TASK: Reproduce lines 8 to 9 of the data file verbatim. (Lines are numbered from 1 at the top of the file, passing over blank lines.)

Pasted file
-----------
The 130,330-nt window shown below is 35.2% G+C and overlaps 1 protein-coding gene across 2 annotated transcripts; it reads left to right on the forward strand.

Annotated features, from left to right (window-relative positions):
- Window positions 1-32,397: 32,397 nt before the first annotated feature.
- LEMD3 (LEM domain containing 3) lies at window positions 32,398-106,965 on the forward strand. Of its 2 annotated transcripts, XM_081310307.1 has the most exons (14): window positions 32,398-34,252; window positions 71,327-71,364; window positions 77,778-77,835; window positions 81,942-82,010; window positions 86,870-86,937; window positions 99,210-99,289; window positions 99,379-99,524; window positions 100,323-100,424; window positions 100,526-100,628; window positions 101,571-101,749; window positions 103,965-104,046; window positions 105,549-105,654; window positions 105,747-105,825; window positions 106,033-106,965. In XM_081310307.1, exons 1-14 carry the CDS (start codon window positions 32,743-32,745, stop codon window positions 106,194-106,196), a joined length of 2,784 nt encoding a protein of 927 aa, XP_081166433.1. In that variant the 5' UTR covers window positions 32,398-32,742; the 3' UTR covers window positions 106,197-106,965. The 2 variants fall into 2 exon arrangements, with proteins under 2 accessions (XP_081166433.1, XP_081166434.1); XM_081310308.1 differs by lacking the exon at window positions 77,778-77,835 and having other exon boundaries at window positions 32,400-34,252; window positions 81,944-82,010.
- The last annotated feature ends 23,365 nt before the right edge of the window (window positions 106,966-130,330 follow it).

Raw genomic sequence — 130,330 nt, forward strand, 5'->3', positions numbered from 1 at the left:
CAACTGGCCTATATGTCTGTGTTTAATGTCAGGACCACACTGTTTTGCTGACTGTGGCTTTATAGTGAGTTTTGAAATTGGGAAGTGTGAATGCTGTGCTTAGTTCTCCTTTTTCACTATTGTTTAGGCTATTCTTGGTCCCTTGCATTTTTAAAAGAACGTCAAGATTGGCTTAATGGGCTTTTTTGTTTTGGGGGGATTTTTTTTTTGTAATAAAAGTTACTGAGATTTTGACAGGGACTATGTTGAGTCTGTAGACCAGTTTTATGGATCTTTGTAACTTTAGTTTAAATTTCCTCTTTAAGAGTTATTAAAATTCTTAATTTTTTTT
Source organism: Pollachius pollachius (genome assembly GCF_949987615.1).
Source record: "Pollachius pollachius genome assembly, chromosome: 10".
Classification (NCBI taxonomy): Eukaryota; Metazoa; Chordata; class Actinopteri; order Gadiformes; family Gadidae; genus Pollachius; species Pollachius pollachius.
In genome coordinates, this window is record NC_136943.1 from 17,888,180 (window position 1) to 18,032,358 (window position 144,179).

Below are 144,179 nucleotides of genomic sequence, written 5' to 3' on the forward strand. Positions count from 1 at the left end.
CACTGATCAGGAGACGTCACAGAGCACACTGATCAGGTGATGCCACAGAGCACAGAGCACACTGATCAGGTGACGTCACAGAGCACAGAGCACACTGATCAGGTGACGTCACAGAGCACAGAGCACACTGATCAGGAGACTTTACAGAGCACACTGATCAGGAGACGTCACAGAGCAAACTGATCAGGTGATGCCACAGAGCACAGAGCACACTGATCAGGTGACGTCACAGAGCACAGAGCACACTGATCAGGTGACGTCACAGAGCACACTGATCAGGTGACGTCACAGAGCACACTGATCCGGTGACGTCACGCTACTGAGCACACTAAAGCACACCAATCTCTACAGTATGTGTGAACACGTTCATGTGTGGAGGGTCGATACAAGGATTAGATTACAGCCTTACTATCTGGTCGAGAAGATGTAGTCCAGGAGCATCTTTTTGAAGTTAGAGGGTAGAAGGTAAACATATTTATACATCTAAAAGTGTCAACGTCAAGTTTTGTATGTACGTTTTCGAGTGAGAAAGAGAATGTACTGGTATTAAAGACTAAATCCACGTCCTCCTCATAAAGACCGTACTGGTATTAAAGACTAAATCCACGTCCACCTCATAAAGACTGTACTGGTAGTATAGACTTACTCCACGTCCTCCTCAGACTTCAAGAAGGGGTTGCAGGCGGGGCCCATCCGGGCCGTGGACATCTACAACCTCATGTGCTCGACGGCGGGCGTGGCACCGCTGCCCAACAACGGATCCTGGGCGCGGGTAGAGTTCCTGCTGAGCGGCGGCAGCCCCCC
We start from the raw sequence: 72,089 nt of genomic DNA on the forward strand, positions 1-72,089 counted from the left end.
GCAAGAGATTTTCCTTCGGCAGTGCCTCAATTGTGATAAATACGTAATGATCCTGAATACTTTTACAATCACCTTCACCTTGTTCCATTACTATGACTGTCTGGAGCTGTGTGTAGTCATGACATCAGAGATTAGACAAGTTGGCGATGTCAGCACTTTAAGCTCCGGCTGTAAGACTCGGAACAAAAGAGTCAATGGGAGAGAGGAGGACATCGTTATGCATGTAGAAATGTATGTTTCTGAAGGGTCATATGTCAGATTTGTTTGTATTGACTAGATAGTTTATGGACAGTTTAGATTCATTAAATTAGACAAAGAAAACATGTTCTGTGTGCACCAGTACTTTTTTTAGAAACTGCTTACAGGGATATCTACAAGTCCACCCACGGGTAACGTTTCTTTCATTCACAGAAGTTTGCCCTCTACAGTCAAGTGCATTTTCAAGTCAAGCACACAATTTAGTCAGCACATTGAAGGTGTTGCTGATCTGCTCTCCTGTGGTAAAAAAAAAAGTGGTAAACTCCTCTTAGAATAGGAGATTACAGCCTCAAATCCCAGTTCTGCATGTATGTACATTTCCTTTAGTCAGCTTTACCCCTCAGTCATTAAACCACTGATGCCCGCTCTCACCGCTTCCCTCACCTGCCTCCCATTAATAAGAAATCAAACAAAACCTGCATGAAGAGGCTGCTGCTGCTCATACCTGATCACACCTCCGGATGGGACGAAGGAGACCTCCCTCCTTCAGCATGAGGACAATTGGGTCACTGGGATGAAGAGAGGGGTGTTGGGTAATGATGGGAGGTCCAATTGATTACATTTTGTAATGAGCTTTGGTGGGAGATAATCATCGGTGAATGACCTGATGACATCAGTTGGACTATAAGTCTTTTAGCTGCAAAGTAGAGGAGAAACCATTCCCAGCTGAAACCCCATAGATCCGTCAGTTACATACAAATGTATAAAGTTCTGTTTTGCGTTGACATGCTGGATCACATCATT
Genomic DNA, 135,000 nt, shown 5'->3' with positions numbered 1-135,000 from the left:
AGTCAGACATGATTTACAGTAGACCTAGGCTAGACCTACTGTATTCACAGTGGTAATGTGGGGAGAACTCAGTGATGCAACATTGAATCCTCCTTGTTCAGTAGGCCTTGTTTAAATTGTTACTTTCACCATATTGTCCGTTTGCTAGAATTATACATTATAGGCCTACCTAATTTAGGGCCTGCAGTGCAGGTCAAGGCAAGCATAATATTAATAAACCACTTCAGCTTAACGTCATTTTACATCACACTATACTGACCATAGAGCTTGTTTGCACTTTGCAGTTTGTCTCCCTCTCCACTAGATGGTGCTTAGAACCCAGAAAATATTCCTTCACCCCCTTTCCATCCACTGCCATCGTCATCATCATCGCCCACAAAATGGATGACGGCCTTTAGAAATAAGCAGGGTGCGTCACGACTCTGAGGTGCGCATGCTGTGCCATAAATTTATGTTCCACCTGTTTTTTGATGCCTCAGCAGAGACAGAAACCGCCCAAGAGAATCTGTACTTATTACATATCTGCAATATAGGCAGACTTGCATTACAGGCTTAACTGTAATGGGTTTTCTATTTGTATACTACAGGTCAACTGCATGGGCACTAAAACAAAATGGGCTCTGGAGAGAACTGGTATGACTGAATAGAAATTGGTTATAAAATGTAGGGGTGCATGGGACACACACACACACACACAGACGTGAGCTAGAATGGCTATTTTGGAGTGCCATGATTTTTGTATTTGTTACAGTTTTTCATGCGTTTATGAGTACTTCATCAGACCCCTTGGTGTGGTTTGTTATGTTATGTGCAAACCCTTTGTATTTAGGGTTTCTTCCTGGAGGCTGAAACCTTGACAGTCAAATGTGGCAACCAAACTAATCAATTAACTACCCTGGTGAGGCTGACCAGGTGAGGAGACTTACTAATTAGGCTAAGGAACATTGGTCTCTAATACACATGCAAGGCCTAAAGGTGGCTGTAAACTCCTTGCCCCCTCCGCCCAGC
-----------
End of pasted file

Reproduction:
Source organism: Pollachius pollachius (genome assembly GCF_949987615.1).
Source record: "Pollachius pollachius genome assembly, chromosome: 10".